A CITY REBORN ONCE KNOWN AS BRESLAU, POLAND’S WROCLAW IS BUILT ON EUROPE’S HORRORS.. BUT ALSO ITS HOPES
RAY KERSHAW travels to a place which has been through many reincarnations over the centuries, but none so dramatic or violent as its most recent
Early morning sunshine is unveiling one of Europe’s most beautiful squares. The cobbles bare of traffic, the scene would fit in any of the city’s many centuries; the handful of pedestrians perhaps direct descendants of the European peoples who lived, worked and died here, sometimes together, sometimes singly, during its first thousand years.
Yet all is not quite what it seems. And few, if any, of its present day inhabitants can trace their local lineage any farther back than 1945.
The square’s gloriously hotchpotch 15th-century town hall seems the ideal spot to solve a civic riddle: what do Vratislava, Wrotizla, Vraclaw, Wretslaw, Prezlav, Presslaw, Breslau and Wroclaw have in common? Polish historians may not agree but any schoolchild here can tell you: they’re all the same place.
Since its mysterious beginnings, the city has been always the capital of Silesia but its motherlands and fatherlands have come and gone like fickle parents, often changing its languages, always changing its name.
With its central European composite character, a cocktail pedigree of fluid nationalities, it’s been called a living microcosm of European history and candidate for the continent’s most European city.
Today it’s hard to imagine that the medieval market place of Europe’s Capital of Culture 2016 was once the devastated epicentre of one of Europe’s last but most seismic battles of the Second World War. Little remained of the 600,000 inhabitant city but a depopulated rubble field. German Breslau’s smoking ruins also had a new language, a new nationality and a new government. Its name was now Wroclaw.
To understand its tangled history, you must start at Óstrow Tumski, Cathedral Island, a goal for pilgrims and tourists and a shrine for Polish nationalists.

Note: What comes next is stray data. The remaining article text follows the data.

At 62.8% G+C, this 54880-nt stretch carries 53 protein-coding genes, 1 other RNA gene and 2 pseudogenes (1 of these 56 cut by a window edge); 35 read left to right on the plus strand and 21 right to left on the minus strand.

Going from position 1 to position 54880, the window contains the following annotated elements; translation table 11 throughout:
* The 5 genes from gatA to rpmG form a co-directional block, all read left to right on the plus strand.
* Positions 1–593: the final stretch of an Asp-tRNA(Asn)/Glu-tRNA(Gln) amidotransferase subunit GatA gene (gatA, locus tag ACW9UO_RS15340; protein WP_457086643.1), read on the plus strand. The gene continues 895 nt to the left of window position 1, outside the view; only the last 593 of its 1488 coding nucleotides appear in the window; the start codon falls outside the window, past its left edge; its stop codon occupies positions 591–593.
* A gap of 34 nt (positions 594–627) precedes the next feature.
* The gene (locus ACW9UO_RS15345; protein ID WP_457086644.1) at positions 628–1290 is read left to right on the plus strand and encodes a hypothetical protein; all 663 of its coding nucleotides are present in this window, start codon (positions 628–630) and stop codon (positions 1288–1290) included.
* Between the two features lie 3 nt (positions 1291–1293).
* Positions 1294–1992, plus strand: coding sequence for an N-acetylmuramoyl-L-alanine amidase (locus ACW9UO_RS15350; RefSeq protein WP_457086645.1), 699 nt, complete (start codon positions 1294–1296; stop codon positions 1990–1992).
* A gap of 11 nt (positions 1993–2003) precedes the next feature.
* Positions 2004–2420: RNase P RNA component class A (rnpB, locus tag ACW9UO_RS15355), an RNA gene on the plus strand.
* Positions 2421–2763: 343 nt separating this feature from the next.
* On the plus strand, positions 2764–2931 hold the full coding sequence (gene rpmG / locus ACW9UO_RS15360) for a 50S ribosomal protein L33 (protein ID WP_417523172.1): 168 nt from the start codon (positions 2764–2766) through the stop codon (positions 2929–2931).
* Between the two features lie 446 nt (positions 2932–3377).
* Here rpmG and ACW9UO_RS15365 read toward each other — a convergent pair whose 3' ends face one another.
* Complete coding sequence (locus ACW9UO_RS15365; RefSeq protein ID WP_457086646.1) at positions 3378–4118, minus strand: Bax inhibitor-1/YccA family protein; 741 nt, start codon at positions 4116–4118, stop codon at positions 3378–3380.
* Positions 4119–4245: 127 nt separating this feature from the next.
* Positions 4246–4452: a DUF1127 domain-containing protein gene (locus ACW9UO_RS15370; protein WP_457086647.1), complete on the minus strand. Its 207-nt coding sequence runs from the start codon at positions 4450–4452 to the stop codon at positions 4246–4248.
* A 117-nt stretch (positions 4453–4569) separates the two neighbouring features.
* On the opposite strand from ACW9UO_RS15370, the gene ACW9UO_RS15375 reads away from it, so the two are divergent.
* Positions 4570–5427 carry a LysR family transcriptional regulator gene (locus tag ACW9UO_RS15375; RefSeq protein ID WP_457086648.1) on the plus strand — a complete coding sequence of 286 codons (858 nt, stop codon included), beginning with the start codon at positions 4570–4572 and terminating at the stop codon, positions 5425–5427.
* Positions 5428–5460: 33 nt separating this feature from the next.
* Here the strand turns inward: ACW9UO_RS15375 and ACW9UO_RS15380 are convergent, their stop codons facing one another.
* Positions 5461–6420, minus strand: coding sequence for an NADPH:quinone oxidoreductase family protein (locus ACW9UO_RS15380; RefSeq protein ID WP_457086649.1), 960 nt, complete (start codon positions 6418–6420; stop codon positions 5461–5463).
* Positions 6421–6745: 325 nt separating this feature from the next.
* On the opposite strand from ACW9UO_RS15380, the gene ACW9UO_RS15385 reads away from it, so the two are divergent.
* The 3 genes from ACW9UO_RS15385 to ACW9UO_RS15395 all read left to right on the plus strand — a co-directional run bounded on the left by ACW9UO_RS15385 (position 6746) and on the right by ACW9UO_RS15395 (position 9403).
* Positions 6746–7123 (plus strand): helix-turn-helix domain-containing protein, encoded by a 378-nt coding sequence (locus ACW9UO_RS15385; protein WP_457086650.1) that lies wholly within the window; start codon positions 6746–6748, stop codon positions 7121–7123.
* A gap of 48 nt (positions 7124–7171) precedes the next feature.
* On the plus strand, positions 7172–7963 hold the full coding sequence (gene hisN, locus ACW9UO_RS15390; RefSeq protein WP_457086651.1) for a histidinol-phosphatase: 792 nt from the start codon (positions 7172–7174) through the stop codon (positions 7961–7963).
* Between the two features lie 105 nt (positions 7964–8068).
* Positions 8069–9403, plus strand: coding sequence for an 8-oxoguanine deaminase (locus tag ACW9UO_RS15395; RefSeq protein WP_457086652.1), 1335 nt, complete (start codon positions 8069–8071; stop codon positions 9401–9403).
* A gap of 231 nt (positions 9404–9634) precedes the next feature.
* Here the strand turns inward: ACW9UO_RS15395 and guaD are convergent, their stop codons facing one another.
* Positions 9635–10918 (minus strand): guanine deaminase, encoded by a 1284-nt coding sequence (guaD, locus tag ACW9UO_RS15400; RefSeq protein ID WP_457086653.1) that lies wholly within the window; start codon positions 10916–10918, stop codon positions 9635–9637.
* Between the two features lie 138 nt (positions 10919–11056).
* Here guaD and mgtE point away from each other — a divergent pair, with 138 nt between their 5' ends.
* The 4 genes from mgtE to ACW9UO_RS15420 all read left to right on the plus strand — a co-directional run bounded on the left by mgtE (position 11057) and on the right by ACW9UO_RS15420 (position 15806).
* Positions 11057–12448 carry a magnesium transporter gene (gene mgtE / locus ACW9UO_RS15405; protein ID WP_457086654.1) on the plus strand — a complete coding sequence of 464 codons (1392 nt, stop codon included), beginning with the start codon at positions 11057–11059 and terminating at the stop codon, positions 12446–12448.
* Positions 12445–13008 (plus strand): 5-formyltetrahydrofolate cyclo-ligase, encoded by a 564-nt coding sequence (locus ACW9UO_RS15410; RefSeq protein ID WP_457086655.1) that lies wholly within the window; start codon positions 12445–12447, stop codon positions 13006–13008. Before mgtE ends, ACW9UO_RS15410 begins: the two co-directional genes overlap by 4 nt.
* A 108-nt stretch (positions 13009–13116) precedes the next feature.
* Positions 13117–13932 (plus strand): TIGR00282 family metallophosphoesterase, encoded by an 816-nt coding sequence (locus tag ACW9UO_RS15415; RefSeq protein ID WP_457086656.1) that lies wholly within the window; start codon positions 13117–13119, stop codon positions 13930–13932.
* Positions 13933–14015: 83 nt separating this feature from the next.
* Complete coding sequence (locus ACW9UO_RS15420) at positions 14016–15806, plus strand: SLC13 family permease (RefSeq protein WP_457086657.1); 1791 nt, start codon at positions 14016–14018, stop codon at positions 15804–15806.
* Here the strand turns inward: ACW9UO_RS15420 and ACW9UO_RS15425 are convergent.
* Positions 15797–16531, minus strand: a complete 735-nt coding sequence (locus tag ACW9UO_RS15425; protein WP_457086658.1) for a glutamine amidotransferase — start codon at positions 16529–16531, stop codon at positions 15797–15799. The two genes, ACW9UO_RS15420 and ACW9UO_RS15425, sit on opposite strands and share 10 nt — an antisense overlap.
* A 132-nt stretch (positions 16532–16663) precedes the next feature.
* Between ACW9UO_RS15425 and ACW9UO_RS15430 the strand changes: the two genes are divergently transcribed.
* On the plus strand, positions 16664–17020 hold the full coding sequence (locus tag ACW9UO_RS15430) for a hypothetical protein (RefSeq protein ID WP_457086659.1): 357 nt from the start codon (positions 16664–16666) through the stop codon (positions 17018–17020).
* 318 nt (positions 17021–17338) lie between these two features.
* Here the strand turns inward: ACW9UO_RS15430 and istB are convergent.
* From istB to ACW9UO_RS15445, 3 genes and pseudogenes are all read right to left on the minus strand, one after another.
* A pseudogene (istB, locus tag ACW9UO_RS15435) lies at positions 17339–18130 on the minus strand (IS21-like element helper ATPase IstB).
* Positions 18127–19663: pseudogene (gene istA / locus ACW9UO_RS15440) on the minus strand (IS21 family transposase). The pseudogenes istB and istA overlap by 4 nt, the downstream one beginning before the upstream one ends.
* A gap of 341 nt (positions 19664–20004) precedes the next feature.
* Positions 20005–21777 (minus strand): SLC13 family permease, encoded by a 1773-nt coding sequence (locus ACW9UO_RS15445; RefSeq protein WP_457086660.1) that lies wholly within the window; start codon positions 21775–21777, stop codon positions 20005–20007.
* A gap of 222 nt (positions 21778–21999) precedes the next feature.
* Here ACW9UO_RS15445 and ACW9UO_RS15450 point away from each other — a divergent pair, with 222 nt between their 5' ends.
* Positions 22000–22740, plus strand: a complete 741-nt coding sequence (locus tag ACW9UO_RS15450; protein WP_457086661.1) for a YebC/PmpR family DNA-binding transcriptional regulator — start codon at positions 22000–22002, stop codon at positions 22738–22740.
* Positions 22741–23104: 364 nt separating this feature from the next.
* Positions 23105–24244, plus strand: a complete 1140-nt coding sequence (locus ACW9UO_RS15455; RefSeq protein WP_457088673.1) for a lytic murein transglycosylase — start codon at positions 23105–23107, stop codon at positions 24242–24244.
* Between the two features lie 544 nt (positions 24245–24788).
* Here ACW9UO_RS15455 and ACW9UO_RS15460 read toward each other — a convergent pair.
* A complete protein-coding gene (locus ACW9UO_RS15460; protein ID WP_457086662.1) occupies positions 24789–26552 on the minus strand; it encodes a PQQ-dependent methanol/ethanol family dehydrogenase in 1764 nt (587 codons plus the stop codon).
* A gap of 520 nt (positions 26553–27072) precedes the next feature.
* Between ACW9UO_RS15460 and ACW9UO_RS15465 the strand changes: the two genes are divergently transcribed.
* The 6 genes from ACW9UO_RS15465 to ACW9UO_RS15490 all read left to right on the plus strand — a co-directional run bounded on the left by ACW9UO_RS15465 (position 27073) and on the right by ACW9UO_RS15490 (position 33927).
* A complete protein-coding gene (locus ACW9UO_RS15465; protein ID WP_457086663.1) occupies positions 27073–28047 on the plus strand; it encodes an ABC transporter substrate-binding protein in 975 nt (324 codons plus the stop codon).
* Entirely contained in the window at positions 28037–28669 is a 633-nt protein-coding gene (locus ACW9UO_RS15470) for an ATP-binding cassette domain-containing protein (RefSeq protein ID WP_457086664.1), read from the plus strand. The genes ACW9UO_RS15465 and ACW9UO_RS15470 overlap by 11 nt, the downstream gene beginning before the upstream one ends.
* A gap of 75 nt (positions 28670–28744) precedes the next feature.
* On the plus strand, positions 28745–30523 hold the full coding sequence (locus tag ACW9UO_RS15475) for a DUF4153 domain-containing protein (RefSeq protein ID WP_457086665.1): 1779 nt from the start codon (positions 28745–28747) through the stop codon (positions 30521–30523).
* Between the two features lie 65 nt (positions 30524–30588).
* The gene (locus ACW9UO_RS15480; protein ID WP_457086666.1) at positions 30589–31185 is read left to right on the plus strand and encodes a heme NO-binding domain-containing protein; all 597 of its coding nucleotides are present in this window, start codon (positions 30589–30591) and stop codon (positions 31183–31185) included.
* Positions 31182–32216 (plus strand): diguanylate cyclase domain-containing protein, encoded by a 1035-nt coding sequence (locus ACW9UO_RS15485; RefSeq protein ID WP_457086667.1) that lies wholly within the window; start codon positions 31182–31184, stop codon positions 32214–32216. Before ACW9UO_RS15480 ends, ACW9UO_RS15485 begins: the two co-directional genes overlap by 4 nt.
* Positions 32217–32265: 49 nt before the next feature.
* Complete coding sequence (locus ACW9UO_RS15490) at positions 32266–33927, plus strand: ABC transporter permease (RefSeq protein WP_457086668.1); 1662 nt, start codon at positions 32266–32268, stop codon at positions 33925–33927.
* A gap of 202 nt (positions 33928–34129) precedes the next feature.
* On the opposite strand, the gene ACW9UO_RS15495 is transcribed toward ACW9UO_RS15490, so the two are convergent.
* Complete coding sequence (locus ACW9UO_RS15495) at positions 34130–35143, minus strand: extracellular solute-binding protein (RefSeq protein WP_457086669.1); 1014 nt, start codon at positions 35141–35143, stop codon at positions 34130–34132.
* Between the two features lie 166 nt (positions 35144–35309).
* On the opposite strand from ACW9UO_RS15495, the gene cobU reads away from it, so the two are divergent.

The island may have been settled in the early eighth century by a mysterious tribe whose language may or may not have been something like Polish. At some later misty juncture it became, with all Silesia, a Bohemian (Czech) dukedom.
The earliest rulers of anywhere today recognisable as Poland were of the Piast ducal dynasty which emerged from Slavic tribes during the ninth century. In 990 Duke Mieszko proclaimed himself king, adopted Christianity and dutifully snatched Silesia from Bohemia. The booty included the island city in the Oder, called Vratislava after its evicted namesake ducal owner. His successor, King Boleus, built its first cathedral in 1163. After a century’s oscillation between Bohemia and Poland, Silesia’s island capital flourished again as an independent duchy. Sacked by Mongols in 1241, it was reconstructed Mongol-proof opposite the island on the Oder’s southern bank. Embraced by two wide moats and fortified walls, it would remain unconquered for 700 years.
At the junction of the Amber Road between the Baltic and Italy and the Via Regia linking North Sea Hanseatic states with Russia and beyond, the city’s good times rolled. Immigrants flooded from every direction. German merchants predominant, its language was German. Breslau’s golden age would last until the Second World War – though in various incarnations.